m2010-energy-star

Fujitsu recently announced that it would be bringing its M2010 netbook to the United States. Laptop Magazine reports that this attractive looking netbook is one of the worst around when it comes to battery performance. With a 3 cell battery, the netbook runs for less than 2 hours on a charge. And while you’d think that battery performance, energy conservation, and green credentials would go hand in hand, it turns out that this is the first netbook to win PC Magazine’s GreenTech approval.

That’s based on the Fujitsu M201’s low battery consumption, plus Energy Star, EPEAT Gold, and RoHS certification. So while the netbook uses about just about 10 watts of power, that’s not the only thing that PC Magazine makes it green. In order to qualify for EPEAT, for instance companies need to meet a list of requirements, including having a recycling program.

PC Magazine also found the battery disappointing, coming in at just over 2 hours in their tests. And the Fujitsu M2010 has a starting price of $449, which is about $100 more than you’ll pay for most similar laptops. So the question is, are you willing to pay that much more for a netbook with subpar battery performance just because it has a handful of eco-friendly certifications?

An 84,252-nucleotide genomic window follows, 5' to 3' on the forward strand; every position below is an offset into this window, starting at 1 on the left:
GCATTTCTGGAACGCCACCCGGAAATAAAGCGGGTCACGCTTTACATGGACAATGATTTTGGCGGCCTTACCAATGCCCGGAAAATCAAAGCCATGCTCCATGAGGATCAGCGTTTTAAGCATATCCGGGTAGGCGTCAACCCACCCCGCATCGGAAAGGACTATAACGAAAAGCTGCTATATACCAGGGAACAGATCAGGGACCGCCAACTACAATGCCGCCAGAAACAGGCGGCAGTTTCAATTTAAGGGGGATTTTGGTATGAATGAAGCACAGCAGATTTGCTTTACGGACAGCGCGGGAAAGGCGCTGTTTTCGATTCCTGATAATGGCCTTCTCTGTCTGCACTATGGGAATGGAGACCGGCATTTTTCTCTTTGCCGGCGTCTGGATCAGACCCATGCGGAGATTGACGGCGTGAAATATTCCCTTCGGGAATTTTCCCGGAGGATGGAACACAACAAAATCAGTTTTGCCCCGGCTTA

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4 replies on “Fujitsu M2010 gets horrible battery life, but still earns green certifications”

  1. Yes, I am willing to pay $100 extra for eco-friendly certifications.

    In fact, I’d be willing to pay $500 more…

    Anyway, I think the reviews have been a bit harsh on Fujitsu’s new netbook. The reviewers are forgetting that Fujitsu’s products are exclusively made in Japan. Therefore, it should come as no surprise that everything (including a 6 cell battery upgrade) will be more expensive. if customers are willing to settle for mediocrity in the form of a Dell, HP, or Samsung…then by all means…let them save their $100 or $200.

    But for the rest of us, we’ll stick to our Fujitsu because quality control and high standards of production are our #1 priority when it comes to purchasing a laptop.

  2. And the answer is not just no, but hell no.

    So what if the manufacturer has a recycling program, if a user cares enough to recycle, they will find a program of their own.

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